In a country that is quickly becoming McDonald’s-ized, it’s comforting—and fattening—to find institutions across the West serving grub the way it should be served. So we wipe the grease off our fingers and salute these masters of chow who cherish good eats and have never heard of the word cholesterol.
Lost Maples Cafe (Utopia, TX): Located in one of Texas’s most picturesque areas, the Lost Maples Cafe is known for solid comfort food, Texas-style. Built in the early 1900s, the building has served as many things, even a classroom. Folks still get an education here in good eats, thanks to owners Rusty and Tacy Redden, and their pies, pies, pies!
Cotham’s Mercantile (Scott, AR): Country cooking makes strange bedfellows. Bill Clinton dined here. So did George W. Bush. (Not at the same time.) About a half hour southeast of Little Rock, the mercantile opened in 1917 and started serving lunch in 1984. Get here early. The Hubcap Burger is dynamite.
The Diner (Norman, OK): No frills in this Main Street diner’s name. No frills in the furnishing (vinyl and Formica). No frills when it comes to the grub, either. The building’s just over a century old, and owner Claire Amspacher knows what Okies like to eat. Breakfast is great, and the award-winning red chili always hits the spot.
Norma’s Cafe (Dallas, TX): Located in Big D’s Oak Cliff neighborhood since 1956, this classic diner certainly inspired Ed Murph. He ate here as a kid, then bought the place more than three decades ago. You can’t go wrong with a Blue Plate Special. Just make sure that you save room for a Mile-High Cream Pie.
600 Cafe (Miles City, MT): Family-owned-and-operated since 1946, the 600 Cafe dishes up homemade specials, hand-cut steaks, you name it. In the spirit of Western hospitality, the staff fed 480 patrons a free Christmas dinner last year. They hope to serve even more this Christmas.
Pete’s Kitchen (Denver, CO): Pete Contos came from Greece in 1956, working his way up from dishwasher to the owner of a chain of Pete’s Restaurants in the Mile High City. No knocking Pete’s other restaurants, but grease is the word at Pete’s Kitchen. It’s perfect for people watching when the bars close, but the food is filling anytime.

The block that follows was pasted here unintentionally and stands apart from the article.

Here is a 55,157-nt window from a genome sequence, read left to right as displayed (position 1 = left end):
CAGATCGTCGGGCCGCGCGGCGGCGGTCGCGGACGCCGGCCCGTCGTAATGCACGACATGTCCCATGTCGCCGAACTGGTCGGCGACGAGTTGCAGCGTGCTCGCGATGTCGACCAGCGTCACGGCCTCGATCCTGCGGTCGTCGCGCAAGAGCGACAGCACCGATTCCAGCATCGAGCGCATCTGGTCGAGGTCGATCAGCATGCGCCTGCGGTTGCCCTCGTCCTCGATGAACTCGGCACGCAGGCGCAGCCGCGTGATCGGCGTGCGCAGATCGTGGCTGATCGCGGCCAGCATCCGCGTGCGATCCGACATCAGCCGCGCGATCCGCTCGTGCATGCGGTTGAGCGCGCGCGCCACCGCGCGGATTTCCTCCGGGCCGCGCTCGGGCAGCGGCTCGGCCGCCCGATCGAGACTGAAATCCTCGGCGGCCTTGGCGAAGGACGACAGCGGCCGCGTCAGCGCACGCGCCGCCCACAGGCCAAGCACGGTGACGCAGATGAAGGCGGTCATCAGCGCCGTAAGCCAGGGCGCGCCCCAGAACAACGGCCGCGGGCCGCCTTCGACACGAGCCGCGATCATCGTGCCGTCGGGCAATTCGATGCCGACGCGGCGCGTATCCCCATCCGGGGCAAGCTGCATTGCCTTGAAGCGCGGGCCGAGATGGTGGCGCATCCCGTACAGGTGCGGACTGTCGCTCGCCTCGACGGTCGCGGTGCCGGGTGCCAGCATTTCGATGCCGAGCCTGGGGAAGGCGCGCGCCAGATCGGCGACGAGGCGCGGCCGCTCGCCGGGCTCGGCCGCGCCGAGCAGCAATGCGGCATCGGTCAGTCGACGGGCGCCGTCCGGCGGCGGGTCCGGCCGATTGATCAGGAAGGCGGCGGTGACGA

Jim-Denny’s (Sacramento, CA): There are only 10 seats at the counter, and chances are they’ll be taken when you squeeze inside. The restaurant opened in 1934, and, with close to 80 years of seasoning on that grill, the food is mouthwateringly good.
Bruce’s Bar (Severance, CO): This place is a dump. But this dump serves the best Rocky Mountain Oysters in the world. After turning the Severance Recreation Hall into a bar in 1957, Bruce Ruth began serving delicious oysters two years later. If you’re squeamish about putting beef testicles in your mouth, Friday’s special is fried fish and Saturday’s, prime rib.
Bobo’s Restaurant (Tucson, AZ): It’s small, crowded, noisy, and you won’t find anything expensive or fancy on the menu (well, unless you consider a Reuben omelet or a banana/candied-pecan pancake fancy). Just remember: Bobo’s closes at 2 p.m.
Invasion Bar (Kaycee, WY): It’s across the street from the Hoofprints of the Past Museum and a few blocks north from where Nate Champion was killed during the Johnson County War. The last time I dropped in, a Gunsmoke episode was playing on the TV. Burger … beer … Matt Dillon. That’s hard to top.
Beth’s Cafe (Seattle, WA); Frontier Restaurant (Albuquerque, NM); George’s Restaurant (Post, TX); Horseshoe Cafe (Wickenburg, AZ); Luxury Diner (Cheyenne, WY); Oxford Saloon (Missoula, MT); Sid’s Diner (El Reno, OK); Sill’s Cafe (Layton, UT); Winstead’s (Kansas City, MO); Wrangler Cafe (Pinedale, WY).